Stocks target best week since April on rate-cut hopes; US jobs data awaits

European shares climbed today as hopes that central banks would loosen policy offset trade friction and the threat of global recession, putting them on track for their best week in two months. — Reuters pic
European shares climbed today as hopes that central banks would loosen policy offset trade friction and the threat of global recession, putting them on track for their best week in two months. — Reuters pic

LONDON, June 7 — European shares climbed today as hopes that central banks would loosen policy offset trade friction and the threat of global recession, putting them on track for their best week in two months.

The Euro STOXX 600 was up 0.9 per cent as France’s main index outperformed, setting European stocks on course for their biggest weekly gain since early April. Oil stocks led the gains as crude jumped more than 2 per cent.

Wall Street futures signalled a positive opening for US markets, too.

Investors around the globe are focused on the timing of an interest rate cut by the US Federal Reserve. Markets have fully priced in a cut at the Fed’s July 31 meeting and two more by mid-2020. Some expect three cuts by the end of this year.

But a cut is not guaranteed. And the potential for central banks to disappoint markets was highlighted yesterday, when euro zone stocks wilted after the European Central Bank declined to hint it would cut rates soon.

“The fact is that market participants are already betting on the first (Fed) cut in July, which looks a bit early in my view,” said Christophe Barraud, chief economist and strategist at Market Securities, a brokerage in Paris.

The prospect of a more dovish at the Fed underscores the concern with which central banks are assessing the global economy. Many see trade tensions and a tilt towards protectionism as presenting risks of recession.

US President Donald Trump has threatened to impose a 5 per cent tariffs on all exports from Mexico unless it curbs the flow of Central Americans heading to the United States.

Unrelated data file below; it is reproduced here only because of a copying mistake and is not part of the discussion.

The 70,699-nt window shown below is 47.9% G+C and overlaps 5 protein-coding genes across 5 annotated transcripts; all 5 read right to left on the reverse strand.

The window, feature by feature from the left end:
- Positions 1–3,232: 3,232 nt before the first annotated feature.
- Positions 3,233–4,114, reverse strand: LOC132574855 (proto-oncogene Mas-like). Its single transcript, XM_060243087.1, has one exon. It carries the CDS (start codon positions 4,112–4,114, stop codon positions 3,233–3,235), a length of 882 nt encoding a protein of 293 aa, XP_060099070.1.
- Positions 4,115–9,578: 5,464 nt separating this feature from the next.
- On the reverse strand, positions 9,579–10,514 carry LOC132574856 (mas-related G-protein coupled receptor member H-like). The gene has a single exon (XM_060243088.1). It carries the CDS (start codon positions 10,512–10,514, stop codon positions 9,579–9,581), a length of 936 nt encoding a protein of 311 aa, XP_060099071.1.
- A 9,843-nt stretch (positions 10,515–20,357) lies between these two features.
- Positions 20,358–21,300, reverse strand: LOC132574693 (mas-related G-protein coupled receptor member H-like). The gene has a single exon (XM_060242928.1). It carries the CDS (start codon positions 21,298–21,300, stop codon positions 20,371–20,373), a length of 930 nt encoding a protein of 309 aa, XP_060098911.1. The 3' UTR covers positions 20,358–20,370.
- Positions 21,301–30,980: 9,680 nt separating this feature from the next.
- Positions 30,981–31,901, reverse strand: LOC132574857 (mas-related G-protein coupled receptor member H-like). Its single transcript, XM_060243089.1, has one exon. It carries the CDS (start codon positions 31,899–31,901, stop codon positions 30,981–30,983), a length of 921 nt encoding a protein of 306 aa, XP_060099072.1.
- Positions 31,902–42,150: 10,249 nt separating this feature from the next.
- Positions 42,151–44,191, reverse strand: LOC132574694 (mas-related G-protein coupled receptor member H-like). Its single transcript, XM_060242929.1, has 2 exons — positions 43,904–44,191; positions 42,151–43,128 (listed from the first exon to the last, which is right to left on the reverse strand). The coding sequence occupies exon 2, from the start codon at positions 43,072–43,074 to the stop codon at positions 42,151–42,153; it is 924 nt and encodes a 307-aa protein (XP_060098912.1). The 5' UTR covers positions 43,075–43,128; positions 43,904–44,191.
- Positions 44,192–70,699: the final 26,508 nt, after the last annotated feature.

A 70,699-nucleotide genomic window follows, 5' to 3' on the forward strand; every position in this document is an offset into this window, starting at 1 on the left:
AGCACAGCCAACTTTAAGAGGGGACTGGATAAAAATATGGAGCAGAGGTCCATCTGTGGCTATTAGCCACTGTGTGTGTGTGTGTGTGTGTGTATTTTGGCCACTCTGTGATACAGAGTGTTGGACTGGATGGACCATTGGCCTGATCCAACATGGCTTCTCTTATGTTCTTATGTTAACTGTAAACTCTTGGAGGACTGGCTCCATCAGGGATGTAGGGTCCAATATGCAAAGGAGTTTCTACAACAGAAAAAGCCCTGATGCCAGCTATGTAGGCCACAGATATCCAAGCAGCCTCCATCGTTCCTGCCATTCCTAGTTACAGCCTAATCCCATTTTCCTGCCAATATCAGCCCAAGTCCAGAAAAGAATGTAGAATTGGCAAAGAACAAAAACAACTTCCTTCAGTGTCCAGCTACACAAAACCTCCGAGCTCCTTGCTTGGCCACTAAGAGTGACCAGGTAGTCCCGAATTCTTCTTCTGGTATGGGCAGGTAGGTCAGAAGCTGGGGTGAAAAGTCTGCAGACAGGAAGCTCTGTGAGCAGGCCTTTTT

The prospect of those tariffs has rattled global financial markets as the US-China trade conflict rumbles on.

Trump said yesterday he would decide after a G20 meeting in Japan later this month whether to carry out his threat to hit Beijing with new tariffs on at least US$300 billion (RM1.2 trillion) worth of Chinese goods.

With that escalation looming, markets are assessing how global central banks will respond to signs of a downturn. Data that could affect any Fed loosening are in focus, starting with US non-payroll farms data due at 1430 GMT.

Forecasts are for US jobs to rise in May, though doubts have seeped in after poor numbers on private hiring released earlier in the week.

Any move from the Fed is widely seen as influencing how other major central banks will act, even if the ECB and Bank of England have less room to manoeuvre with uncertainty over Brexit still pervasive.

Edward Park, deputy chief investment officer at Brooks Macdonald, said central banks have appeared sanguine at how markets have priced in expectations for looser policy, which in turn has boosted optimism.

“The fact central banks seem willing to let markets price in a lot more dovish expectations has really helped sentiment,” he said.

Asia had earlier enjoyed an upbeat day. Indexes in Japan, Australia and South Korea all gained between 0.4 per cent and 0.8 per cent, though bourses in Chinese and Hong Kong were closed for a public holiday.

MSCI world equity index, which tracks shares in 47 countries, edged up 0.2 per cent.

Dollar becalmed

In currency markets, the dollar was set for its worst week since March before the US employment data. Analysts said that currency traders were bracing for weaker numbers, although they added the data would be unlikely to move the dollar much, barring major surprises.

“The data would have to surprise significantly to the downside, based on the analysts consensus, for the markets to act more significantly,” said Thu Lan Nguyen, FX Strategist at Commerzbank in Frankfurt.

The dollar was trading at 97.058 against a basket of six other currencies, up 0.06 per cent on the day and a gain of 0.3 per cent from Wednesday’s eight-week low.

In China, central bank chief Yi Gang said there was plenty of room for both fiscal and monetary policy easing should the trade war with the United States escalate. The comments sent the dollar 0.4 per cent higher in a thin Asian market.

Brent crude futures were up 1.8 per cent at US$62.75 a barrel by 0835 GMT amid signs that Opec and other producers may extend their supply cuts. They gained 1.7 per cent on Thursday. — Reuters

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